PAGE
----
Social studies teacher to retire

After 32 years at Park, Greg Goddard moves on


Dahlia Herman

Social studies teacher Greg Goddard teaches AP European History on May 1. Goddard is retiring from Park after teaching for 32 years.

Dahlia Herman

Social studies teacher Greg Goddard, a Park alum himself, has been working at Park for 32 years. Now, after 37 years of teaching, he has decided to retire. Goddard said that Park has been, and still is, a special place to him. 

“It’s been a wonderful experience for me, I love St. Louis Park,” Goddard said. “We have a single high school, and it has a real community feel — everyone’s invested. Not just the high school, but the whole aspect and mission of what Park is. It’s been a great place.”

Sophomore Catie Miller said she values the way Goddard interacts with each student, and brings the community aspect into his class

“He has so much energy, and puts his whole body into teaching, it’s really great,” Miller said. “I will miss the way he’s still a person with his students and will ask you about your day and if he sees you in the hallway he’ll say ‘hi.’ He’s really good about actually communicating with his students.”

As someone who has been teaching for 37 years, Goddard said he has spent a lot of his life in an educational setting.

“I majored in psychology in university, and part of that requirement was I had to do an internship,” Goddard said. “I happened to do it in an educational setting that was giving support to students that were challenged in a mainstream setting — I loved it. I was planning on going into counseling, but I decided I wanted to work with high school students. So I changed my focus, and got my graduate degree in education.”

Sophomore Blessing Middleton, who had Goddard for AP European History, said she enjoys the way Goddard brings fun into his teaching.

“He makes teaching enjoyable with jokes and lets the class engage with each other,” Middleton said. “I will miss his humor, he’s pretty funny to be around. He’s taught me to have fun and not take everything so seriously.”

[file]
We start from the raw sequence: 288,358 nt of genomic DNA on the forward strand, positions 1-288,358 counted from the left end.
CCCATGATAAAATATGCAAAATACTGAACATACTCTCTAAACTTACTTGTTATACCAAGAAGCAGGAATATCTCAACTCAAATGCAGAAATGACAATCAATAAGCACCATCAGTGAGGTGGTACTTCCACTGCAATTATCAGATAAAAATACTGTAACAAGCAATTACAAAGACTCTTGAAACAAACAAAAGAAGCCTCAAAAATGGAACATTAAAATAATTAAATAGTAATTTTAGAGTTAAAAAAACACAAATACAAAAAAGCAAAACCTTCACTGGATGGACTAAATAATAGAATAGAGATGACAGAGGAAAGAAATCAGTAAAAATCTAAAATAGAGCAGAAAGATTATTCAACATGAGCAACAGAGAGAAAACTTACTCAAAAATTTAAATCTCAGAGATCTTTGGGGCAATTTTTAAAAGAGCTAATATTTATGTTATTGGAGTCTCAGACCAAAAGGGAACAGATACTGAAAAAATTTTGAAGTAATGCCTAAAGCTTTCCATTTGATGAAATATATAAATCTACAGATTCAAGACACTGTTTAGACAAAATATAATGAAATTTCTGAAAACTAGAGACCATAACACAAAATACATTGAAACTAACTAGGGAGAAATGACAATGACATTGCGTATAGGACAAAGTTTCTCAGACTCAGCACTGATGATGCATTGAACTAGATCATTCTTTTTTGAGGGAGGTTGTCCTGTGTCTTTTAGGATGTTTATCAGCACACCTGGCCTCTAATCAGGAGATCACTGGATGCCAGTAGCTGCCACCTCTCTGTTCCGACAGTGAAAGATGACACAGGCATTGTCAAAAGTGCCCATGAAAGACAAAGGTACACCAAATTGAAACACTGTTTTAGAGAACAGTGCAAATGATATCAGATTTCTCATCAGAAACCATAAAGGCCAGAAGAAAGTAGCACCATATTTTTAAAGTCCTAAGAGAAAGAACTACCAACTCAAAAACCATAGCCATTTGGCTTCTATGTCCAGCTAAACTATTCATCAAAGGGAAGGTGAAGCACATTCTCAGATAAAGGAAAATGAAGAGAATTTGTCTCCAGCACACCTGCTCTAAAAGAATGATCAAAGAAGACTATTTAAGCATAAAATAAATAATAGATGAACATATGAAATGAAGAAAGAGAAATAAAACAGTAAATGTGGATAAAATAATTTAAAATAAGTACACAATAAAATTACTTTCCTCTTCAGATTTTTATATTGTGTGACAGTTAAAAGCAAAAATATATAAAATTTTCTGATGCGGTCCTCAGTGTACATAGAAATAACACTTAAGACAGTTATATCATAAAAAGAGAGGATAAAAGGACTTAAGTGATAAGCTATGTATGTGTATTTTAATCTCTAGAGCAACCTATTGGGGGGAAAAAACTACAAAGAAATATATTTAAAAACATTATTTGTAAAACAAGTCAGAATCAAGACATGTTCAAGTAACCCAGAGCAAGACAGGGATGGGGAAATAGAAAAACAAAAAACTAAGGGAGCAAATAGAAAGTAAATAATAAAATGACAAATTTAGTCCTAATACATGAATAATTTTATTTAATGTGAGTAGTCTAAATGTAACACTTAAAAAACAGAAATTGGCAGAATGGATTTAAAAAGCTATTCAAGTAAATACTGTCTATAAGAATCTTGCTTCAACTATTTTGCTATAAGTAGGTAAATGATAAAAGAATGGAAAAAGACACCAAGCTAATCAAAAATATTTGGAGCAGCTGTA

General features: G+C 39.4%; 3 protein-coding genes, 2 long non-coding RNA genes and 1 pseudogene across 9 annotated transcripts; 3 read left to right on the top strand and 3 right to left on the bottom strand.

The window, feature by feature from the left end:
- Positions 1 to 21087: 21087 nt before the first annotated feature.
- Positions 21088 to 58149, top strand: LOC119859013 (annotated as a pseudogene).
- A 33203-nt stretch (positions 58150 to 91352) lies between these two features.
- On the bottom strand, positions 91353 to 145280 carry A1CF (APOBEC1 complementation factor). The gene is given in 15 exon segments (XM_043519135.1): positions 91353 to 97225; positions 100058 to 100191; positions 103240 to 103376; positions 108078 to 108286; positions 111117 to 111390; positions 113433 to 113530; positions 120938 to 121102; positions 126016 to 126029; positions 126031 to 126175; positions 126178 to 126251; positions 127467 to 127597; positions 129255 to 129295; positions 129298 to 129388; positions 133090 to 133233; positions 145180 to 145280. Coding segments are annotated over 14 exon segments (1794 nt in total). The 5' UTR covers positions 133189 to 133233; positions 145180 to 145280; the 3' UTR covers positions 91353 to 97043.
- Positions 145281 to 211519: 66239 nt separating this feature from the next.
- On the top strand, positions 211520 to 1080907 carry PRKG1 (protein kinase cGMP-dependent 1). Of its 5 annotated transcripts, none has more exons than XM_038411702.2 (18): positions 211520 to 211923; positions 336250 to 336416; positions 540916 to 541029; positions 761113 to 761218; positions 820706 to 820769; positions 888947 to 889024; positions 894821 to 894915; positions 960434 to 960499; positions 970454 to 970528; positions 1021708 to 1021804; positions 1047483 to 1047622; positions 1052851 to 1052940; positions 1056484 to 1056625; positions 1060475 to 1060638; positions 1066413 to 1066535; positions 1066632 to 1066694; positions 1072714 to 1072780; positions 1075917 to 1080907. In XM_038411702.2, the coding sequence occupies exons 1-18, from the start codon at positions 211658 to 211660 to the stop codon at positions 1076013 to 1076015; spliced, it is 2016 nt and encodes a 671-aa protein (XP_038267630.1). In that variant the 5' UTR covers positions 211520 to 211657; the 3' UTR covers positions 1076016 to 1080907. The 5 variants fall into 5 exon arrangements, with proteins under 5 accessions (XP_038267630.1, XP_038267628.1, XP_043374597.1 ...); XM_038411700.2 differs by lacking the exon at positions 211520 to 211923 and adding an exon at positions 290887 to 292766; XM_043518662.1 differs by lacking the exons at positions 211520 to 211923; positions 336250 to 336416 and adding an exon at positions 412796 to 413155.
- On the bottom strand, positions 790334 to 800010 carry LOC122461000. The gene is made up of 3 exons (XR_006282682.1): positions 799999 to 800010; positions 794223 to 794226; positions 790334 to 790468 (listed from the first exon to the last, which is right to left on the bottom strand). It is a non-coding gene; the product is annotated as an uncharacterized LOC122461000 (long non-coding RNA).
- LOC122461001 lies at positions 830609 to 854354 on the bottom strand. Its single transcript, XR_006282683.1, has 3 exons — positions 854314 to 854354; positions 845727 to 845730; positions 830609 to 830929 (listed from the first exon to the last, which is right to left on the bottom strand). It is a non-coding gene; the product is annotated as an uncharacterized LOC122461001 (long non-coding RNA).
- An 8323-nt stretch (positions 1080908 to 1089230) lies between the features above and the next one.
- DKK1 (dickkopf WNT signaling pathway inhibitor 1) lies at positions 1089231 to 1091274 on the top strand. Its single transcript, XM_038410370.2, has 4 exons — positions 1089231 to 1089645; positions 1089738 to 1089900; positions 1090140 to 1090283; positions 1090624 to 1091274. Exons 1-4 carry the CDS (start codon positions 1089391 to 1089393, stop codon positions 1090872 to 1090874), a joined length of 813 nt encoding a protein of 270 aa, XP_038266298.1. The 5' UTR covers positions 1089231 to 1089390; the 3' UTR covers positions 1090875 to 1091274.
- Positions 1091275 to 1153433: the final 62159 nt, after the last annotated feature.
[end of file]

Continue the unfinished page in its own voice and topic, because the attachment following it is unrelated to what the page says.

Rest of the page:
According to Goddard, his favorite part of his job is building personal relationships with students.

“I love the students,” Goddard said. “I got the privilege of working with them, they’re just great. It’s fun to watch them grow, to be excited about learning. It keeps me fresh and I learn from them too.”

According to Sophomore Karen Dworsky she appreciates the way Goddard instructs.

“He uses a lot of expression when he talks which really helps me remember the content,” Dworsky said.

Goddard said that while being an educator was his calling, now it’s time for him to shift gears and move on to the next step in life.

“I’m young enough that I’ve enjoyed every aspect of what I do, it’s time to try something new,” Goddard said. “Educating has been a calling for me, it called me into it. I’ve always felt very passionate about it. I’ve thrown 100% of my life into teaching, and I’m looking forward to what the next calling will be.” 

According to Goddard, he decided to leave Park and has not decided exactly what he is doing afterwards, but is open to different opportunities.

“I may stay in education, I do like working with adolescents and young adults,” Goddard said. “I’m going to miss that the most but I also want something where I’m not taking everything home like I’m doing here. It might be something completely out of education, with other interests like history or art, in athletics and sports and outdoors.”